Article III, Section I states that "The judicial Power of the United States, shall be vested in one supreme Court, and in such inferior Courts as the Congress may from time to time ordain and establish." Although the Constitution establishes the Supreme Court, it permits Congress to decide how to organize it.

 

 Congress creates laws; the Supreme Court interprets those laws in the context of legal disputes and rules on their constitutionality. Congress can change the courts' size, structure, and jurisdiction.

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1 hour ago, crazyhole said:

But it isn't the constitutional role of Congress to investigate crimes outside of house rules and ethics charges.    That falls on the executive branch.    So unless there is a clear legislative goal that has been laid out, what is the point of this investigation?

If we had the internet back in 1974 you'd be asking the same thing about the Watergate investigation.

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5 hours ago, Blue Devil said:

 

They are Show-Trial Democrat National Socialists/Communists...

 

832adb66fd99e8746d8bcc89e58c53ac.jpg

 

2022 Midterms can't get here soon enough.

 

Speaker of the House, the honorable President Donald J. Trump, presiding...

 

 

Quite a mug shot, you can by looking these fuckers aren't right in the head.

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15 hours ago, Old Mack said:

...The suits further argue that the select committee is failing to fulfill a “valid legislative purpose” consistent with the constitutional authorities of Congress.

 

“Because of this tie between the investigative and legislative powers, Congress may only issue subpoenas that serve a valid legislative purpose. Law enforcement and the punishment of perceived legal wrongs are not valid legislative purposes. To the extent Congress seeks to utilize subpoenas to investigate and punish perceived criminal wrongdoing, it unconstitutionally intrudes on the prerogatives of the Executive Branch.”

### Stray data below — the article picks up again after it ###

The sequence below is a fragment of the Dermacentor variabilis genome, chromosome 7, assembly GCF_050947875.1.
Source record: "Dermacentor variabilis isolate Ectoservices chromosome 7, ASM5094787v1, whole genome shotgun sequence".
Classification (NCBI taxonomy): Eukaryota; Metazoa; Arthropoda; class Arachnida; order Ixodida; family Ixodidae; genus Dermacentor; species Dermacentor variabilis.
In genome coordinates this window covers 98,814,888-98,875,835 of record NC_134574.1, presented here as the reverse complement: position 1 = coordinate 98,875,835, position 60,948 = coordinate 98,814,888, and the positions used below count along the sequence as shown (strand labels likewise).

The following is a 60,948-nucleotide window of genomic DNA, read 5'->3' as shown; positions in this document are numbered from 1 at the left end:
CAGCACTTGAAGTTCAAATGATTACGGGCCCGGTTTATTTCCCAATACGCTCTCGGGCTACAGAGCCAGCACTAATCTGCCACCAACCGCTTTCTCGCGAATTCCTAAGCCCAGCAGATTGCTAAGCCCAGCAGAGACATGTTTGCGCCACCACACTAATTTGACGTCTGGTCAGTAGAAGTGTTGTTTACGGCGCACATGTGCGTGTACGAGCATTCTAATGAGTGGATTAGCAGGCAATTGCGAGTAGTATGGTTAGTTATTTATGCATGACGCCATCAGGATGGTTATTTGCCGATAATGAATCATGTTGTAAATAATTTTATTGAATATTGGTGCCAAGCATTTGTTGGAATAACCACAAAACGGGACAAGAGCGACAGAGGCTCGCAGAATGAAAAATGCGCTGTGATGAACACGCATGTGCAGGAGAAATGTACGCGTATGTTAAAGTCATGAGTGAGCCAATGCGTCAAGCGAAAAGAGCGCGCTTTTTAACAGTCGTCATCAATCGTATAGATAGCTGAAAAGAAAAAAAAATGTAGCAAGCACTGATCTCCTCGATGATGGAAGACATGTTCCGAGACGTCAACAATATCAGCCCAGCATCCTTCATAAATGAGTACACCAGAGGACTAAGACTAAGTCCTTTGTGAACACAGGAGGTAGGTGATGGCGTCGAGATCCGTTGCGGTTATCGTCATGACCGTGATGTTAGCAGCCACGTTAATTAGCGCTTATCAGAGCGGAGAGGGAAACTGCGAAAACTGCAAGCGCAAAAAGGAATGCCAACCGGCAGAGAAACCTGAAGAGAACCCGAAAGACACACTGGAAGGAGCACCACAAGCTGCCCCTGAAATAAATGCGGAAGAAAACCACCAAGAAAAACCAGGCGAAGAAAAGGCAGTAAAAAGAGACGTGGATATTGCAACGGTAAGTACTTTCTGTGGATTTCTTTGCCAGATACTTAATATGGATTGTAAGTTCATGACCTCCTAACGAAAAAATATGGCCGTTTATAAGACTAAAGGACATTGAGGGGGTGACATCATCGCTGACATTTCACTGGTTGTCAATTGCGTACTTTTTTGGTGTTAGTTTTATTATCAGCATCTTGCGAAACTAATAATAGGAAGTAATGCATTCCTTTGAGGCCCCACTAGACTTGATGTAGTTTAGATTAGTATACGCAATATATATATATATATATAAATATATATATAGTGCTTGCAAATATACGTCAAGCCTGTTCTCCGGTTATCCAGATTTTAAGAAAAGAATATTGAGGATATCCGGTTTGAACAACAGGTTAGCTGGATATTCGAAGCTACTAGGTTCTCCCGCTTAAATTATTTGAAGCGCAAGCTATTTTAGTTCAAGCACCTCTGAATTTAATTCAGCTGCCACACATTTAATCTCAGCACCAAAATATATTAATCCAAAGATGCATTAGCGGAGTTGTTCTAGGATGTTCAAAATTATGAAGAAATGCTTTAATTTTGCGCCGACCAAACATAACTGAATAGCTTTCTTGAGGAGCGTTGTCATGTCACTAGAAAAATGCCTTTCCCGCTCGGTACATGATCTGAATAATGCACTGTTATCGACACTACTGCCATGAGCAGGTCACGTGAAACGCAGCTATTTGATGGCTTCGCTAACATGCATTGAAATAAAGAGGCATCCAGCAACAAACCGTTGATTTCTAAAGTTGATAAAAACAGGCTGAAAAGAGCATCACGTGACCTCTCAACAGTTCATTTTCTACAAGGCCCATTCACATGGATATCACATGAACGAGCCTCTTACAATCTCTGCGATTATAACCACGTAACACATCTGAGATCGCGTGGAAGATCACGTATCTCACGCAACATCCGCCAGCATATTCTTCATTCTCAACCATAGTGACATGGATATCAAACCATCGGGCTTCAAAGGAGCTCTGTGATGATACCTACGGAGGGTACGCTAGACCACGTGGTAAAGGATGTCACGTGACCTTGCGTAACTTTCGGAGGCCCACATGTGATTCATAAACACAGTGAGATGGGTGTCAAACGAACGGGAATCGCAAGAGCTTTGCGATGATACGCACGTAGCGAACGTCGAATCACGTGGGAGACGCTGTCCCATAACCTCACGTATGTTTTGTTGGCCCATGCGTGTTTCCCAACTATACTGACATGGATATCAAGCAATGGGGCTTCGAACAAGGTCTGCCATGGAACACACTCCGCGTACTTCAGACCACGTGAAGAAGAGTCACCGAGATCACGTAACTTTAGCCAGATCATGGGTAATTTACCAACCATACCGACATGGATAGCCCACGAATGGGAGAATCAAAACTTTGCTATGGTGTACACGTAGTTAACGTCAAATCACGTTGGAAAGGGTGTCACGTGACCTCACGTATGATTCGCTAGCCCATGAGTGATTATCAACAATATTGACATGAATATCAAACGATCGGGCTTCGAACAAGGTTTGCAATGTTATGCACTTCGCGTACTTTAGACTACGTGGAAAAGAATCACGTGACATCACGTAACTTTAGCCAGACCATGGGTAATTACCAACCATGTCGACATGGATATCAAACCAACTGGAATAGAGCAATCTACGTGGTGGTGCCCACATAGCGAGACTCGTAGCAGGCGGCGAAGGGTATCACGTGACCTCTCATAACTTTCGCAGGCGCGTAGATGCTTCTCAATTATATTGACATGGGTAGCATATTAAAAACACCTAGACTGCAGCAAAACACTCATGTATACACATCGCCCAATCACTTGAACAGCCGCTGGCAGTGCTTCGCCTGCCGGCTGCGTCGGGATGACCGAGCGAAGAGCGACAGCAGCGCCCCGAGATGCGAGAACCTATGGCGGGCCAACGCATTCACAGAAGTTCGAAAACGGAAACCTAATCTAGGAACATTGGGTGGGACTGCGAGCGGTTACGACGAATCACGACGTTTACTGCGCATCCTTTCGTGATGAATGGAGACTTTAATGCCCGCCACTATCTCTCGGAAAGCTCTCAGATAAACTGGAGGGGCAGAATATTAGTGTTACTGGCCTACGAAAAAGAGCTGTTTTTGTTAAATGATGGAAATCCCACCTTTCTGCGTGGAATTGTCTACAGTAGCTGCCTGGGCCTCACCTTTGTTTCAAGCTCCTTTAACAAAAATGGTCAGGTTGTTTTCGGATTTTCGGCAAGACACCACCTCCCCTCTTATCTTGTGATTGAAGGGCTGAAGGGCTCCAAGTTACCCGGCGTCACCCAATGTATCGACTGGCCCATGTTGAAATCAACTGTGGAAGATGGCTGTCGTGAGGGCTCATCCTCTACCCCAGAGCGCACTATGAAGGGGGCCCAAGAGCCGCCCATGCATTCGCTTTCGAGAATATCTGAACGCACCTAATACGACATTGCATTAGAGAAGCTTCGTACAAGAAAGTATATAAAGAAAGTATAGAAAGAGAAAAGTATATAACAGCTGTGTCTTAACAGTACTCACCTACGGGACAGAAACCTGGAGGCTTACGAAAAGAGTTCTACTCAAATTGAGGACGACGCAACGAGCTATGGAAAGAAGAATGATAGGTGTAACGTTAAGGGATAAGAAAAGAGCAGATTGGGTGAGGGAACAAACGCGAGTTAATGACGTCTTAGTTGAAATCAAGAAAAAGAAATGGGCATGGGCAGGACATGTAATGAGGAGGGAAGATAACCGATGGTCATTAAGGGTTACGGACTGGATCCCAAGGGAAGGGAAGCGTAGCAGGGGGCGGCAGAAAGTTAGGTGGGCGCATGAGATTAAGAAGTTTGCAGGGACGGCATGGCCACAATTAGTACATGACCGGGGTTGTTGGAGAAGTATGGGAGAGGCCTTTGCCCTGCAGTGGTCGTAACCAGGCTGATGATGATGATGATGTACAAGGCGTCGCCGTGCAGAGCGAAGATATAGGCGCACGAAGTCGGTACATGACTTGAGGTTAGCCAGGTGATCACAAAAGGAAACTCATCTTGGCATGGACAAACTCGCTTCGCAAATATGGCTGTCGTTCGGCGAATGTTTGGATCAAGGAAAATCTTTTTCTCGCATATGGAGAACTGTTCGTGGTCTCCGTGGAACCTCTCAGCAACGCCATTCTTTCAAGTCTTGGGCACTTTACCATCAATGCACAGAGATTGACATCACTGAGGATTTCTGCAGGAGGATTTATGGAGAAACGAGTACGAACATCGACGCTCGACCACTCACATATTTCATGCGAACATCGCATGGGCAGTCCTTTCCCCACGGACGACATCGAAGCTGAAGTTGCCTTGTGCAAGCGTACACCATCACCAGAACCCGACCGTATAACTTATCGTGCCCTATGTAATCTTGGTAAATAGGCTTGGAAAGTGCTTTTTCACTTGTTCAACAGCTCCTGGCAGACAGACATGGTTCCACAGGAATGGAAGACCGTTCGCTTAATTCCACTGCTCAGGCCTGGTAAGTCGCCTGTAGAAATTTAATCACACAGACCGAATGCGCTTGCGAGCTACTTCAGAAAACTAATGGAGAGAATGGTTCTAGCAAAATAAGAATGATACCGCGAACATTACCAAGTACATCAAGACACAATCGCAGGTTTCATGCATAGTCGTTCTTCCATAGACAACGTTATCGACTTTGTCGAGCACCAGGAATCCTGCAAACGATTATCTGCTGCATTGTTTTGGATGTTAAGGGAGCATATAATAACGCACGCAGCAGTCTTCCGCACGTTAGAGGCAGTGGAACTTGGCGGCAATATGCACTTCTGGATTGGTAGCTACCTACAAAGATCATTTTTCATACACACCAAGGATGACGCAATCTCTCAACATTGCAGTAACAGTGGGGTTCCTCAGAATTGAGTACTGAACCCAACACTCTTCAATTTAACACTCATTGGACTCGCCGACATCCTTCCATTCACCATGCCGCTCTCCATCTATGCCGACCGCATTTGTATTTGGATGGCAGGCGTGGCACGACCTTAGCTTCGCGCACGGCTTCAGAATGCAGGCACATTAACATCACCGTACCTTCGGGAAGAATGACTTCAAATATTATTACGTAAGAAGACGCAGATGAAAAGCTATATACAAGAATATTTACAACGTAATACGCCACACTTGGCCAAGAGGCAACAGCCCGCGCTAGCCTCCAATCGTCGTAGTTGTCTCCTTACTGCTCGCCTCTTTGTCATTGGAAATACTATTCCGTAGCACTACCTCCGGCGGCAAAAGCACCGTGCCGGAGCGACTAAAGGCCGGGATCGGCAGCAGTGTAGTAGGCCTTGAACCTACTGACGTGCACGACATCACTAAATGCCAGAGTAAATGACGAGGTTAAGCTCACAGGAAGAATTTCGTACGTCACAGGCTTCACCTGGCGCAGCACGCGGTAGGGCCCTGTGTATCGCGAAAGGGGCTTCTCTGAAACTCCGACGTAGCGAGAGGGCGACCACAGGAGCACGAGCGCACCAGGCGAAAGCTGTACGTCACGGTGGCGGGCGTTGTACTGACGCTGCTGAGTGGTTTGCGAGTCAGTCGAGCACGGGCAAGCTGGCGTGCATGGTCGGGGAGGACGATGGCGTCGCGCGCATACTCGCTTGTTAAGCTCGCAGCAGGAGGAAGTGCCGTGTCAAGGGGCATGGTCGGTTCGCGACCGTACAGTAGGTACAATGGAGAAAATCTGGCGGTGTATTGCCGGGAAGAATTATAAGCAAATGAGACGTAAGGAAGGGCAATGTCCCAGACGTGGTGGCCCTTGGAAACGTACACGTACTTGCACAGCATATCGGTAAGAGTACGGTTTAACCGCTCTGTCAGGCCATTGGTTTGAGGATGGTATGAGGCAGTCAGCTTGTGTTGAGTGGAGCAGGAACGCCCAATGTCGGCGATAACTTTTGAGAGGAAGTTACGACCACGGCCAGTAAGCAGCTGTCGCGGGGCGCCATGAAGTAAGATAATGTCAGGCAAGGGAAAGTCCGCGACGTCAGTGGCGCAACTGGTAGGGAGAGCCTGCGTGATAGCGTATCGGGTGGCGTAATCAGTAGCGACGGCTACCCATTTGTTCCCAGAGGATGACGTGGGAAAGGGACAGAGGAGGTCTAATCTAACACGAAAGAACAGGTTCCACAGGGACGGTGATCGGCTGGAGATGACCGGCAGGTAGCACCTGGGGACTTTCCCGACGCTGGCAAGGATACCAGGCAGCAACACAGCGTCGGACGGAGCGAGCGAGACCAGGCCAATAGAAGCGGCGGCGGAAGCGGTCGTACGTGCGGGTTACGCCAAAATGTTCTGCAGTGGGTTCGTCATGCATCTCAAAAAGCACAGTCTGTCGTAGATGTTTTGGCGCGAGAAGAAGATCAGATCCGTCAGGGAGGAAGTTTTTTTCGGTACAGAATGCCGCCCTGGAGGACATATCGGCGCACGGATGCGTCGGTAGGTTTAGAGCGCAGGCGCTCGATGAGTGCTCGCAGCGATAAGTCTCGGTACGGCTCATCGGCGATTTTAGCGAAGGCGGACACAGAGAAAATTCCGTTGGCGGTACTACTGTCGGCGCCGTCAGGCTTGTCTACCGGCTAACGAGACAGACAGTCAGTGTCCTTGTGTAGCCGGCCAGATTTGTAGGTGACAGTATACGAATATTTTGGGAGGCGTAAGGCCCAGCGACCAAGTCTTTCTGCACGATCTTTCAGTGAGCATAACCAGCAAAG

The argument continues, noting that “the Select Committee has failed to identify any legislative purpose served by the Meadows Subpoena. It has not considered any draft legislation, nor has it provided any explanation for why its requests to Mr. Meadows would further any valid legislative end …

 

“The Select Committee’s authorizing resolution also fails to identify its legislative purpose. It is vague to the point of meaninglessness, authorizing the Select Committee to ‘investigate the facts, circumstances, and causes relating to the domestic terrorist attack on the Capitol, including facts and circumstances relating to … entities of the public and private sector as determined relevant by the Select Committee for such investigation.’”

 

https://www.theepochtimes.com/growing-list-of-federal-court-suits-could-force-end-of-january-6-riot-select-committee_4163325.html?utm_source=partner&utm_campaign=gp

No chance of this succeeding.  Congress is given wide latitude in this area